How is the US Parliament structured
In the following post that is on the website www.usa.gov appeared, the structure of the US government is explained.
The three powers of the US government
The following describes the executive, legislative, and judicial branches of the US government.
Graphic: Three powers of the US government
About the executive, legislative and judicial power - with curriculum for the classroom.
To diagram 1:
The founding fathers, the creators of the US Constitution, wanted to form a government in which one individual did not have too much power. Against this background, they envisaged a separation of powers in the constitution, i.e. three independent state powers.
Each state authority has its own tasks and at the same time the three authorities work together to ensure that everything runs smoothly and that the rights of citizens are not ignored or denied them. This happens through the mutual control of powers. A state power can use its powers to control the powers of the other two powers and thus maintain a balance of power between the three powers.
The legislature is the legislative power
Congress has two chambers: the Senate and the House of Representatives.
A total of 100 elected senators sit in the Senate; two senators per state. The term of office of the senators is six years.
House of Representatives
There are 435 MPs with voting rights in the House of Representatives. The number of delegates sent by the states depends on the population of the state in question. The MPs are elected for a two-year term and can be re-elected.
The executive is the executive power
The executive branch consists of the president, the vice-president and the cabinet members.
The president is the head of state, head of government and commander in chief of the US armed forces.
The vice president not only supports the president, but also acts as chairman of the senate.
Cabinet members are nominated by the President and must be approved by the Senate with at least 51 votes. They advise the president and manage ministries and authorities.
The judiciary is the judiciary
The judiciary is exercised by the courts.
The Supreme Court is the highest court in the United States. The nine judges are appointed by the President and must be confirmed by the Senate with at least 51 votes.
Other federal courts
There are lower instances, the federal courts, but these are not provided for in the constitution. As the country grew, Congress created them across the country and mandated them to deal with federal affairs on the basis of constitutional powers.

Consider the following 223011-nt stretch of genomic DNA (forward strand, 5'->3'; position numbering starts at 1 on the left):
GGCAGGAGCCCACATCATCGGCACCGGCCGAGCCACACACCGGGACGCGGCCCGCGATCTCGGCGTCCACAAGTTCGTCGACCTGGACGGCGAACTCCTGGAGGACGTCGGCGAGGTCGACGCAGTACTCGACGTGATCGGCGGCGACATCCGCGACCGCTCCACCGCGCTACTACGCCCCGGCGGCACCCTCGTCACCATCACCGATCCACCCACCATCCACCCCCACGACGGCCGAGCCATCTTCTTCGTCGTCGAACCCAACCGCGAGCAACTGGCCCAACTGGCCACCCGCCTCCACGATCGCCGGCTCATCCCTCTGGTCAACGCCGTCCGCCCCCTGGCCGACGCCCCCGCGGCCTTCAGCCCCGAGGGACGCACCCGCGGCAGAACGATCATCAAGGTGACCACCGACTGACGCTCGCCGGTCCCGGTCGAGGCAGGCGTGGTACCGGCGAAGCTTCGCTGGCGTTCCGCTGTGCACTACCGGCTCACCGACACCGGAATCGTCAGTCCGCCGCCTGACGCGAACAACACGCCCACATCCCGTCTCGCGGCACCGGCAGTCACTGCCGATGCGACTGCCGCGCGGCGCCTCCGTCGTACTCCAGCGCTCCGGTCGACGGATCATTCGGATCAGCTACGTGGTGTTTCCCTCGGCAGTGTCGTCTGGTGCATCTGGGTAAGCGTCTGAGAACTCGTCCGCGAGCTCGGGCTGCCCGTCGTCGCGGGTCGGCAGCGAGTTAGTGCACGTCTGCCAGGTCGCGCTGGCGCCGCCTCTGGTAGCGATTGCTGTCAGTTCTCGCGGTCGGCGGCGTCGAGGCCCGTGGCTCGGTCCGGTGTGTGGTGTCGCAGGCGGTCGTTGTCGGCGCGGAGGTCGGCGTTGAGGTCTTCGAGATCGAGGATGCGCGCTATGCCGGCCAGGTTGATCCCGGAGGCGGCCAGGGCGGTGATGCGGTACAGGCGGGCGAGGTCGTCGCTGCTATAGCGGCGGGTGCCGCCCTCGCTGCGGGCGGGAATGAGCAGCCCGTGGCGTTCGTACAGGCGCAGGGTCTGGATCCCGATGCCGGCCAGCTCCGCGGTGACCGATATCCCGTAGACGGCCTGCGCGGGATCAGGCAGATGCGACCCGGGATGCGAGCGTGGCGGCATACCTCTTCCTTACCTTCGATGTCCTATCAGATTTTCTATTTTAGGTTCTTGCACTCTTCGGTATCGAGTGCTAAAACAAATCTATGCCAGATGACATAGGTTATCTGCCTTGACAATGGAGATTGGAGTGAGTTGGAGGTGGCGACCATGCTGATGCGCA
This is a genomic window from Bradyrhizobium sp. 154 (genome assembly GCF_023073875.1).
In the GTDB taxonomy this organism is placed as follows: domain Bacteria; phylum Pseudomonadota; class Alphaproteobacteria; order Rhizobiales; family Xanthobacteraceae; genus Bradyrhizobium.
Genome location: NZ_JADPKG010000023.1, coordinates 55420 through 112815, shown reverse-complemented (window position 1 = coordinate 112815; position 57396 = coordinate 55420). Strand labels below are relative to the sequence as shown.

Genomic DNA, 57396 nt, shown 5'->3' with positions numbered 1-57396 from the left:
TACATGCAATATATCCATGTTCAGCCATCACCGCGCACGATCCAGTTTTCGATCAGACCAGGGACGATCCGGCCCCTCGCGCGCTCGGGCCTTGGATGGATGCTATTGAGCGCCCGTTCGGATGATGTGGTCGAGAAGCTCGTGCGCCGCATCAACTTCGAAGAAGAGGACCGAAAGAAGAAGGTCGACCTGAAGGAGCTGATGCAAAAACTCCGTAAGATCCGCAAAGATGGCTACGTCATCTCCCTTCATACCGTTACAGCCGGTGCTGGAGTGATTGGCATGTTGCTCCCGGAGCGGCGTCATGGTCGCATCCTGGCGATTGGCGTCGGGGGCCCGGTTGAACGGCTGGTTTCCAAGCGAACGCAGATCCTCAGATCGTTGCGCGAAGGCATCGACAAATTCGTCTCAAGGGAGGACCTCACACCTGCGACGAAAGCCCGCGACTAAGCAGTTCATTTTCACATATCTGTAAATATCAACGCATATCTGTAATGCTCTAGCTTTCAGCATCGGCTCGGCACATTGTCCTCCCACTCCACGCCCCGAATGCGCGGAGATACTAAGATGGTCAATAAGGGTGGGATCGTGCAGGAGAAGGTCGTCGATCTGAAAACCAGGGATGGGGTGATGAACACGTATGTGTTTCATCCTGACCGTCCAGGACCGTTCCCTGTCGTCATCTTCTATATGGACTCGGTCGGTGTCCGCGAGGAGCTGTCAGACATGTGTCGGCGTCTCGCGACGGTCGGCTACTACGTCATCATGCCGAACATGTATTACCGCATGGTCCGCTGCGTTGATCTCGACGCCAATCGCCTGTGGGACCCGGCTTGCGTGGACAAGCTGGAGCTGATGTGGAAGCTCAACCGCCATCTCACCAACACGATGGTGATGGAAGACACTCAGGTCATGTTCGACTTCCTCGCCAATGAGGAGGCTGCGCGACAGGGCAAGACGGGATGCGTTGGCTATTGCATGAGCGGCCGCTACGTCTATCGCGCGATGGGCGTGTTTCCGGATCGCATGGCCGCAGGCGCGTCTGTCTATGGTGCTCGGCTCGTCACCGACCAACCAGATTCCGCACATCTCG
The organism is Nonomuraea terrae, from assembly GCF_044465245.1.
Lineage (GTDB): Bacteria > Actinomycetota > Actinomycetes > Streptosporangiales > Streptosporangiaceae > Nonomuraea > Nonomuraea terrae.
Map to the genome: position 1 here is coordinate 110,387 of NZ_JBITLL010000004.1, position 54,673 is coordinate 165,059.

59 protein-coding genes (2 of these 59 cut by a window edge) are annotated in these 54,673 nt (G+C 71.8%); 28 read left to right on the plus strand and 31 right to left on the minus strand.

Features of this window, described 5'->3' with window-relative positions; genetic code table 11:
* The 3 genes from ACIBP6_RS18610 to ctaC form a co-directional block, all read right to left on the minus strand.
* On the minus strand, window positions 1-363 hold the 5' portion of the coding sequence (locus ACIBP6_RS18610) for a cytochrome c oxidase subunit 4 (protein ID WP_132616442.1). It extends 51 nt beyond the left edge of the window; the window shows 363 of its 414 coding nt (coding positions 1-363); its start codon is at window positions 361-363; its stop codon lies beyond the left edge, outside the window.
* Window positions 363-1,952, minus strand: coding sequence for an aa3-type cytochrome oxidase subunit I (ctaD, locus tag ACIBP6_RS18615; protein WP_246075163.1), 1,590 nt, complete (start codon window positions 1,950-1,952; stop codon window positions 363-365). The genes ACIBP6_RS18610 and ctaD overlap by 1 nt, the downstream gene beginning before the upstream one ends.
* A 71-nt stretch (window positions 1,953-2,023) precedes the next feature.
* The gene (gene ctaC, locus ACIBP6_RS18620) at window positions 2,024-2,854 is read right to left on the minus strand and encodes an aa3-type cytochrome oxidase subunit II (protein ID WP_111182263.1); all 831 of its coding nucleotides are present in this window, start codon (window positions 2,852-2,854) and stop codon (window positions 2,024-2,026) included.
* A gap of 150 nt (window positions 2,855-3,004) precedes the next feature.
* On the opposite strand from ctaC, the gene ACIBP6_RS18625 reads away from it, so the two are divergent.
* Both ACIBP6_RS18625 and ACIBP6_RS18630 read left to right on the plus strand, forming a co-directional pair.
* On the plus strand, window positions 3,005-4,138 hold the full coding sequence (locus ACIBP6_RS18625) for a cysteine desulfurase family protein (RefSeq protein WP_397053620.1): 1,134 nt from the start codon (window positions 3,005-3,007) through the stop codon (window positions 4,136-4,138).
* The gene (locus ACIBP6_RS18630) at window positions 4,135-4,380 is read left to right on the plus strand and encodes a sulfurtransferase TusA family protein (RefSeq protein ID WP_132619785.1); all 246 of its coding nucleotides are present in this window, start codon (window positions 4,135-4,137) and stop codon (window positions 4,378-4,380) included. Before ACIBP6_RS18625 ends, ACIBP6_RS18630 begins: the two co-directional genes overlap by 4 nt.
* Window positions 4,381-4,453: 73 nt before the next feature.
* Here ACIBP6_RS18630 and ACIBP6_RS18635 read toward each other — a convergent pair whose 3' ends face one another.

Child-friendly version of a graphic about the three powers to download or order.
How the US system of government works
The United States Constitution divides the federal government into three branches to ensure that individuals or groups do not receive too much power:
- Legislative - the legislative power (Congress, consisting of the House of Representatives and the Senate)
- Executive - the executive (president, vice president, cabinet, most federal agencies)
- Judiciary - the judiciary (Supreme Court and other courts)
Each of the powers can intervene in the actions of the other powers:
- The president can veto laws drafted by Congress and nominate heads of federal agencies.
- Congress approves or rejects the president's candidates and can remove the president in exceptional circumstances.
- Supreme Court justices who can override unconstitutional laws are appointed by the President and approved by the Senate.
The ability of each of the three powers to respond to actions taken by the other is known as the system of mutual control.
The legislature drafts legislative proposals, approves or rejects candidates proposed by the President to run federal agencies, federal judges, or the Supreme Court, and has the power to declare war. Legislative power includes Congress (Senate and House of Representatives) and subordinate agencies and offices that support Congress. American citizens have the right to elect the Senators and the House of Representatives in free and secret ballot.
- Senate - Each state sends two elected senators for a total of 100. A senator's tenure is six years; there is no limit to the terms of office.
- House of Representatives - There are 435 elected MPs, spread across the 50 states according to their population. In addition, there are non-voting MPs who represent the District of Colombia and the Territories. The term of office of an MP is two years; there is no limit to the terms of office.
The executive executes and enforces laws. Executive powers include the president, vice president, cabinet, ministries, independent agencies, and other bodies, boards, and committees.
American citizens have the right to elect the president and vice-president in free and secret ballot.
The important tasks of the executive include:
- President - The President runs the country. He is head of state, head of government and commander in chief of the armed forces of the United States. The president is elected for four years and may not remain in office for more than two terms.
- Vice President - The Vice President assists the President. If the president is unable to exercise his office, the vice-president becomes president. The term of office of the Vice President is four years; he can be elected an unlimited number of times - even under different presidents - for a four-year term of office.
- The Cabinet - Cabinet members advise the President. The cabinet members are the vice-president, ministers and other senior government officials. The president nominates the cabinet members and the Senate must approve them by a simple majority - 51 votes if all 100 senators vote.
Authorities, boards and committees of executive power
Much of the work of the executive is done by federal agencies, ministries, committees, and other groups.
- The Executive Office of the President - The office of the president communicates the statements of the president and takes care of the federal budget, security and other important matters
- The ministries are the most important authorities in the federal government. The heads of these 15 ministries also belong to the President's Cabinet as ministers.